"Abused Goddess" Combats Violence in India

by Emma Cueto

The Save Our Sisters program, an effort to curb domestic violence in India, has just launched a campaign featuring pictures of women posing as Hindu goddesses made up to look as though they have been beaten. The caption on the images reads: “Pray that we never see this day. Today, more than 68% of women in India are victims of domestic violence. Tomorrow, it seems like no woman shall be spared. Not even the ones we pray to.”

It’s a pretty powerful message, and one that is desperately needed in the subcontinent. India did not pass a comprehensive law to protect women against domestic violence until 2006, which is not as bad as Saudi Arabia, which just passed its first law criminalizing domestic violence, sure, but is still eye-opening. Despite the effort of many, however, violence against women remains disturbingly high in India. In fact, the country was recently rated the fourth most dangerous in the world for women.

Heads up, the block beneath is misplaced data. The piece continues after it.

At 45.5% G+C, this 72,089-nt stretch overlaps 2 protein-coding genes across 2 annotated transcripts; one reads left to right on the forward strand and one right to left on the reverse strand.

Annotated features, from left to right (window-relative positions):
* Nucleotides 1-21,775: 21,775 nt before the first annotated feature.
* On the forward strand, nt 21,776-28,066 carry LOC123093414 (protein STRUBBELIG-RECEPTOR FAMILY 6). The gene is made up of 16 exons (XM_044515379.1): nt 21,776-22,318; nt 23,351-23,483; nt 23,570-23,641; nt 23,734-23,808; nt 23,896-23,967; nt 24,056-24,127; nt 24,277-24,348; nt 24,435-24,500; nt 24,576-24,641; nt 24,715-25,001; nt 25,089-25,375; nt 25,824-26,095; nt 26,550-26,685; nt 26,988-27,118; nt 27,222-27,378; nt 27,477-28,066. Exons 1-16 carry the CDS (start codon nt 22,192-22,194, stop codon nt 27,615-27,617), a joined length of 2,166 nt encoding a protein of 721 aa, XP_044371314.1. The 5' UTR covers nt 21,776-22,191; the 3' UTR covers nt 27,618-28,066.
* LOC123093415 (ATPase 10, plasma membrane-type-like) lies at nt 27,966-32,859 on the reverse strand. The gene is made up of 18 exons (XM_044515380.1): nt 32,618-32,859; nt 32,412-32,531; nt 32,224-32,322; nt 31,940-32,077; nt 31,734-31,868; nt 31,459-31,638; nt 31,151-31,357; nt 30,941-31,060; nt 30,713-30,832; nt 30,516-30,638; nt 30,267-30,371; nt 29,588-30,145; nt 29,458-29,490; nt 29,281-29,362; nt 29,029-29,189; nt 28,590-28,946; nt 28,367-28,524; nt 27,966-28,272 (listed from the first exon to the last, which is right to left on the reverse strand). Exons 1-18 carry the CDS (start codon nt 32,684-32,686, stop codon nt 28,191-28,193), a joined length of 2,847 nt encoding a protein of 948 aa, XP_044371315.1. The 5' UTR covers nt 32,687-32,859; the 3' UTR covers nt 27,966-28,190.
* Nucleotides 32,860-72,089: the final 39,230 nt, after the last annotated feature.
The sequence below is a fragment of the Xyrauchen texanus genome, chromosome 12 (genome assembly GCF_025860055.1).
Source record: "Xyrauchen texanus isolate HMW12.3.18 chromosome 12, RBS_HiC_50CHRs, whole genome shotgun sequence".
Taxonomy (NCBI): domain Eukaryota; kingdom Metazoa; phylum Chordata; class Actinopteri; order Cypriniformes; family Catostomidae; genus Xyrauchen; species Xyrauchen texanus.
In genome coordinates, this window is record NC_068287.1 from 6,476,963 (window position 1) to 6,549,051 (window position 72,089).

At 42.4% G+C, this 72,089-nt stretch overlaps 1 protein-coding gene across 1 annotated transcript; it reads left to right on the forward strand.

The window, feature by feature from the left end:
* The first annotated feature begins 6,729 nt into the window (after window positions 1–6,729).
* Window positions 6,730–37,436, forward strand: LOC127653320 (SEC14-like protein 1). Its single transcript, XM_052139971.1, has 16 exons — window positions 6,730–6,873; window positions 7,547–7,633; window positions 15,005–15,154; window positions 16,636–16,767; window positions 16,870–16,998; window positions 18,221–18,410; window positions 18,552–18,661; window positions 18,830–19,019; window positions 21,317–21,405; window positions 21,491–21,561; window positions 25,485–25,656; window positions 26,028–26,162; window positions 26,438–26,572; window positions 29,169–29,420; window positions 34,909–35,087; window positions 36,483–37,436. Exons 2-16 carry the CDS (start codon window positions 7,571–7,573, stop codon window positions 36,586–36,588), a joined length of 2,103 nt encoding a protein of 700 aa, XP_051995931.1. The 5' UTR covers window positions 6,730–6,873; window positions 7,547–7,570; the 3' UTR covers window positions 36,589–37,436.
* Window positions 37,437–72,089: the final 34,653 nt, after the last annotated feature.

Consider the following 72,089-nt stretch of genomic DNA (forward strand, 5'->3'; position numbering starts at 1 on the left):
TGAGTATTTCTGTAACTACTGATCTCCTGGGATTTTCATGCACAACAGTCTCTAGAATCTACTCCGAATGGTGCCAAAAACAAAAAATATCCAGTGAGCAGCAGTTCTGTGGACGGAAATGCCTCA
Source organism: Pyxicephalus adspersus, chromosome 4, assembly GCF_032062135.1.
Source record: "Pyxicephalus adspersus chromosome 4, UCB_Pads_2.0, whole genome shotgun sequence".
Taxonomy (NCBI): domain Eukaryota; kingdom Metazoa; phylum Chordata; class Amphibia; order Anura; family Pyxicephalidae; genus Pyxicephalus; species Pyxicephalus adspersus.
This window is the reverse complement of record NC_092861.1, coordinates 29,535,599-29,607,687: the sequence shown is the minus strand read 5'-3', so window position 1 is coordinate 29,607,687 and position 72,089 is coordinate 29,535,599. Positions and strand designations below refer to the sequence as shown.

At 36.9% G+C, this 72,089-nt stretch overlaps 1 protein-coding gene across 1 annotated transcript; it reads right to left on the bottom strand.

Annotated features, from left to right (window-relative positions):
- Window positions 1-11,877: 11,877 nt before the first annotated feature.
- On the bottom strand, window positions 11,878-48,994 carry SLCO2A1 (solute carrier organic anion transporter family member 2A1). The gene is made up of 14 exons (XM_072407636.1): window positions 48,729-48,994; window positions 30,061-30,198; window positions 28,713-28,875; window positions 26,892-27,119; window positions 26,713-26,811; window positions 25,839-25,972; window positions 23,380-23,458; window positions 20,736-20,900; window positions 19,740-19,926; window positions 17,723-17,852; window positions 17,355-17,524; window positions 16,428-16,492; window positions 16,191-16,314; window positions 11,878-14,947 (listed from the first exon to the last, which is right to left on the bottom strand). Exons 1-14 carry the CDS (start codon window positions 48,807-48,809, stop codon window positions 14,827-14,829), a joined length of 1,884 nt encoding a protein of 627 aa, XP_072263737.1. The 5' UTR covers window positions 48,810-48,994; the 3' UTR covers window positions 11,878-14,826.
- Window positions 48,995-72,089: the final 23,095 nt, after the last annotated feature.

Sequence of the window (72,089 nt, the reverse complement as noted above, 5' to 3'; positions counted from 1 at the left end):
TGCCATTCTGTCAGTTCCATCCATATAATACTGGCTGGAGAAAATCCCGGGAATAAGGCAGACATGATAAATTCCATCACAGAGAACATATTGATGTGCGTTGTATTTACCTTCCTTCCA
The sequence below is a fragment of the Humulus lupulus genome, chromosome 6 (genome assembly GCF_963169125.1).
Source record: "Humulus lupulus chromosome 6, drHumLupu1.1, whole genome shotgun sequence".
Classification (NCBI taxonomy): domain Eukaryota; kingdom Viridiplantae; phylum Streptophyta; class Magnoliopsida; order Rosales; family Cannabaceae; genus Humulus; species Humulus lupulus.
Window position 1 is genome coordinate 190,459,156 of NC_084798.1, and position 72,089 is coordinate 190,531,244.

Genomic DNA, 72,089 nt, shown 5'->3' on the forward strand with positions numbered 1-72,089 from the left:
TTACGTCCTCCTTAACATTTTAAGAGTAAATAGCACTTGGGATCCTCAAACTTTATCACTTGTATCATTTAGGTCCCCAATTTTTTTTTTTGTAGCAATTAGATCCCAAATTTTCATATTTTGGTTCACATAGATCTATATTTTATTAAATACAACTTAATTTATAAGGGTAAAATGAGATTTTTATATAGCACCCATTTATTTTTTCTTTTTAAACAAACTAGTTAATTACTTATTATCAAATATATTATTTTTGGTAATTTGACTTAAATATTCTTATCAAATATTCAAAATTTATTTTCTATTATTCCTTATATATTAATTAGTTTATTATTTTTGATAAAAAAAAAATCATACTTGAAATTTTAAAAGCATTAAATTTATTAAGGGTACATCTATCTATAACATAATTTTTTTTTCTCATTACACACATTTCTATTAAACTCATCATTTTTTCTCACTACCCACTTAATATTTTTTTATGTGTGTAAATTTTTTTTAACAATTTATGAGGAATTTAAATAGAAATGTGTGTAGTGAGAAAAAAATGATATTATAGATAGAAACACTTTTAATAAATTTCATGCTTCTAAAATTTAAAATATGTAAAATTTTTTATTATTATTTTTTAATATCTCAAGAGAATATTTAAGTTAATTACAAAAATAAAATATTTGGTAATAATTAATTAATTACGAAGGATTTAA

The problem, of course, goes deeper than laws or policy. Entrenched cultural attitudes make it difficult to enact real change. For instance, 53 percent of adolescent girls and 57 percent of adolescent boys in India think that wife-beating is justified. The problem of domestic violence is even common among upper and middle class women. It’s considered “normal,” and is therefore difficult to fight.

The shock value of the images will hopefully jolt some into reconsidering their preconceptions. While it might be common to see women on the street with bruises on their bodies, seeing goddesses will hopefully give many pause, forcing people to pay attention to an issue all too often swept under the rug.

After all, in order to get people to care about a problem, you must first convince them that it is a problem. With any luck, this campaign will help to do that.

For more information about the Save Our Sisters Campaign, you can visit their website.

Images: Sarees and Silk Facebook